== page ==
Emerging Trends in Mobile Research

It is fascinating how people “can’t live” without their mobile phones nowadays. Have you ever taken time to think of how dependent you have become with your mobile phone? How often do you reach for it? How long do you interact with it? How many things do you do with it? You know the answer, and it is very likely to be “frequently”, “as long as needed”, and “everything”.

That is exactly the motivation behind the utilization of mobile in market research. It is so convenient for both researchers and participants that it is only sensible to use it as a means of efficient data collection in many qualitative research projects. It is so in-demand that more and more methods are being designed and developed, resulting to various emerging trends in mobile research.


A few years ago, marketing research guru Ray Poynter, wrote a seminal post on the GreenBook Blog called A Big Picture of the Trends in Mobile Market Research where he outlined the key aspects of mobility that he believed market researchers should pay attention to. All of what he predicted has come true. Mobile phones have become ubiquitous and are the most widely owned device on the planet. One of the advantages of mobile research is that everyone has their phone on them at all times, so it is easier to get in contact with people, either through phone calls, email, or social media. Phones are now are internet enabled, and they are linked to other data such as social media.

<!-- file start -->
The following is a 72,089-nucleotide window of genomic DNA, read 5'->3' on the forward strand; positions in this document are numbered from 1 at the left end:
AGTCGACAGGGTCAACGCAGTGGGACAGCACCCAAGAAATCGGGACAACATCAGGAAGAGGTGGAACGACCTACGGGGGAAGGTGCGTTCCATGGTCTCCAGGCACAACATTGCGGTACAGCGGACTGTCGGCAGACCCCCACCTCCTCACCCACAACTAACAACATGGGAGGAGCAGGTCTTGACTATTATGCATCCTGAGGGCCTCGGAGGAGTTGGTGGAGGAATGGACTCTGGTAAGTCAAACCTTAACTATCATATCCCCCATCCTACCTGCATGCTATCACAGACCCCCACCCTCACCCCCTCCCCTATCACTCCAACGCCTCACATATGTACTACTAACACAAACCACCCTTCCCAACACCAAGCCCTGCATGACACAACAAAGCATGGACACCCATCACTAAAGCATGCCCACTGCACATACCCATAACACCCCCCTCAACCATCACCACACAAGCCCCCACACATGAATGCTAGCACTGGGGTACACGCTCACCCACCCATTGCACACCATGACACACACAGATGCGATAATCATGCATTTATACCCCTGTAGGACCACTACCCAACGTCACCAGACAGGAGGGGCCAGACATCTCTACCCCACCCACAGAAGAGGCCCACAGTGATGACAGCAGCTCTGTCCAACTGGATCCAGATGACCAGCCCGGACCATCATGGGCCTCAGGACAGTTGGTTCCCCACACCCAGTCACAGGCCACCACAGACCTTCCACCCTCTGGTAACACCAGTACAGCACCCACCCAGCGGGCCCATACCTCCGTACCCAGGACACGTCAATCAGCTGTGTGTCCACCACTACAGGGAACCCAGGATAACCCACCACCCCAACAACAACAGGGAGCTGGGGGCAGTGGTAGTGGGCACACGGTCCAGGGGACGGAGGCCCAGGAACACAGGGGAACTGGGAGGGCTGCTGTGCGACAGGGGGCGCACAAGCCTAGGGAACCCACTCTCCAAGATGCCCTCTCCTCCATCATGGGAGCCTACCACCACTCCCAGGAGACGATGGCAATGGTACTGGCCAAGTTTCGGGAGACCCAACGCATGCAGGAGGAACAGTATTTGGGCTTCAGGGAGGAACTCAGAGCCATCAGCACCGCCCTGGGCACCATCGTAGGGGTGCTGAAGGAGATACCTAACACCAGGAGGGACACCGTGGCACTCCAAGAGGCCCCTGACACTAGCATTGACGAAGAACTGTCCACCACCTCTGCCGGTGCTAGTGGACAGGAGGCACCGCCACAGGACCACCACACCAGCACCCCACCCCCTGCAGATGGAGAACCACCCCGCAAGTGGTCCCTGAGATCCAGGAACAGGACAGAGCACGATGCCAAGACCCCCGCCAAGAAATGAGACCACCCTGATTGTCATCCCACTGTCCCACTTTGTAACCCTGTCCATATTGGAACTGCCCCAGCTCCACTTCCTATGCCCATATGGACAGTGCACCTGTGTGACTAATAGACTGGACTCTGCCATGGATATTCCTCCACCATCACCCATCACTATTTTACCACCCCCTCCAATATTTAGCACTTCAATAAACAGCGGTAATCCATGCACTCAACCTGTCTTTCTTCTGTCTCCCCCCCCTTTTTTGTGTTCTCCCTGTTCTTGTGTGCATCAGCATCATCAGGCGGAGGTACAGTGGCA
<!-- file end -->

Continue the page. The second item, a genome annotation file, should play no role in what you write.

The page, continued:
And now, several years after this blog was posted, phones are not really just phones at all - they are actually small powerful computers that also have the ability to place and receive phone calls. Think of them not as phones, really, but as a PC or Mac in your pocket.


What are some of the latest trends in mobile market research?

The latest mobile market research trends use artificial intelligence.

The extent of potential AI applications in mobile research is wild - the opportunities are endless. Programmatic advertising, recommendation engine, and the ability to gather, process and automate findings are only a few of the promising possibilities AI can offer to market research in general.

Because mobile devices are inherently designed to automatically capture passive data, such as an individual’s current and previous location, time and day, plus device specifications such as its operating system, browser, and apps installed, savvy and suave market research groups that have mastered harnessing big data can track almost anyone’s full range of personal activities, well beyond just where they shop, what they spent, and how long they engaged with every website they visited. As a result privacy has become a much bigger issue in society. While consumers can be entirely freehanded in many of the restrictions on their data, with many they cannot. Even so, market researchers must get authorization from participants in order to collect data from them. The rise of protection of personally identifiable information (PII) has resulted in the GDPR (the General Data Protection Regulation) in the European Union, which protects the privacy rights on all parties on EU soil at the time of the collection of their data.